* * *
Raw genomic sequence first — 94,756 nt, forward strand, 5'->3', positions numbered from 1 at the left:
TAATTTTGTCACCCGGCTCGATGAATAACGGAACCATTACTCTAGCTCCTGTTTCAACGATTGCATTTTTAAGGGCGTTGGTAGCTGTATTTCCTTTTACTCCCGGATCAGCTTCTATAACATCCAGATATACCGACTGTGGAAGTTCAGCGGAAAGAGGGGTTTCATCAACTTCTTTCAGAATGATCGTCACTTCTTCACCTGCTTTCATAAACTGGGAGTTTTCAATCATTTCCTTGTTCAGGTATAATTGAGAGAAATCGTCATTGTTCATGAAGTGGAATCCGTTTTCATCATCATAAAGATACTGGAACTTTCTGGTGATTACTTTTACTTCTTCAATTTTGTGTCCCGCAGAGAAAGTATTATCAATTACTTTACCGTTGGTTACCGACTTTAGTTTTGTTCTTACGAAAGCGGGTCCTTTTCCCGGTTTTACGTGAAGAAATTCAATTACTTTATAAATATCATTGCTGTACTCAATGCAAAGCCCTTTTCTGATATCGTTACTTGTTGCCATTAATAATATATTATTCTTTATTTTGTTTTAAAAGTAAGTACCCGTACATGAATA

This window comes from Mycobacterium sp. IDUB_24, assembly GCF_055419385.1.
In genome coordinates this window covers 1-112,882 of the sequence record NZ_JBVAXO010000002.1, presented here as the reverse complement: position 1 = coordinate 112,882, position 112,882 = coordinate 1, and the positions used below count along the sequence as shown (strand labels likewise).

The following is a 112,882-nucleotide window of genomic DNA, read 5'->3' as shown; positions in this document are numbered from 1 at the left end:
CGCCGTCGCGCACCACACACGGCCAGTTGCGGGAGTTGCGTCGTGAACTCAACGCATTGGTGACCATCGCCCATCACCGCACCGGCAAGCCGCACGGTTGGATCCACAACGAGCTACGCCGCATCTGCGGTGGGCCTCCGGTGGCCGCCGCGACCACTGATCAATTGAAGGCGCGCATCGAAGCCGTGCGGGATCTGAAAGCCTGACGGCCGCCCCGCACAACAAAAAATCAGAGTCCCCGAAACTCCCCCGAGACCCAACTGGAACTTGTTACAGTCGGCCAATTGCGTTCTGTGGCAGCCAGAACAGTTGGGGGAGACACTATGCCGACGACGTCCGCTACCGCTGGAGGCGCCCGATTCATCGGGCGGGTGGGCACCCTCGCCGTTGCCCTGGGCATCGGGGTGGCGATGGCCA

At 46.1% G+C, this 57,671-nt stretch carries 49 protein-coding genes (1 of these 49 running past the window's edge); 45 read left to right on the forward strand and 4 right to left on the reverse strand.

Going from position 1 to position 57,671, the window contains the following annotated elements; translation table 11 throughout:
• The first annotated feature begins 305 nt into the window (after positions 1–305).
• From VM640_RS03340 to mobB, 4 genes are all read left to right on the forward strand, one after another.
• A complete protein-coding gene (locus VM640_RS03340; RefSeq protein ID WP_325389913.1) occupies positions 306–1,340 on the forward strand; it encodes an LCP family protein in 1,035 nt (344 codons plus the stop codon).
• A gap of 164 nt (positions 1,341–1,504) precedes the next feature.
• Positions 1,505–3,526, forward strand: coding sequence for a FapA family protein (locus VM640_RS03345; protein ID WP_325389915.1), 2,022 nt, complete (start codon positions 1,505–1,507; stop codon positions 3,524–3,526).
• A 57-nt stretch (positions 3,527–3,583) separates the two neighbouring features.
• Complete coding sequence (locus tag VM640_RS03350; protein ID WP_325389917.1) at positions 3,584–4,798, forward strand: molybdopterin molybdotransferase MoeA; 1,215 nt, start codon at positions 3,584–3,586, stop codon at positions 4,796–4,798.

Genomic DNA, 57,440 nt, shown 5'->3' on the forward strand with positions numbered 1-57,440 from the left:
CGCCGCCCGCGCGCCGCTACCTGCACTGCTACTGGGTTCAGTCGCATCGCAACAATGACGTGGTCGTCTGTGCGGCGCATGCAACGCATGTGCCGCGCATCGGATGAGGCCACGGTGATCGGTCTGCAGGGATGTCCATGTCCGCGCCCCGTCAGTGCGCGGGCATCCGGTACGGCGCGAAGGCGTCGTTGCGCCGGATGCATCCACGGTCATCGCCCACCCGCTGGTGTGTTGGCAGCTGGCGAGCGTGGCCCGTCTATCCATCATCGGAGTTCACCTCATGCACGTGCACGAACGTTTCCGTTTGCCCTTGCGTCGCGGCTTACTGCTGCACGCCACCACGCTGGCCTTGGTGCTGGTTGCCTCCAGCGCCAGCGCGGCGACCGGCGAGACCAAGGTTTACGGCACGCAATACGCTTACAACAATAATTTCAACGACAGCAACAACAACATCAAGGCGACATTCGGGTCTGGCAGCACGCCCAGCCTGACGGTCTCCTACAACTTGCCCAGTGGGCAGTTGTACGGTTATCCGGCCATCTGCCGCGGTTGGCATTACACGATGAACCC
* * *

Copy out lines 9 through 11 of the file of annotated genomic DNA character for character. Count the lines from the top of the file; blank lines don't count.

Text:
• The first annotated feature begins 305 nt into the window (after positions 1–305).
• From VM640_RS03340 to mobB, 4 genes are all read left to right on the forward strand, one after another.
• A complete protein-coding gene (locus VM640_RS03340; RefSeq protein ID WP_325389913.1) occupies positions 306–1,340 on the forward strand; it encodes an LCP family protein in 1,035 nt (344 codons plus the stop codon).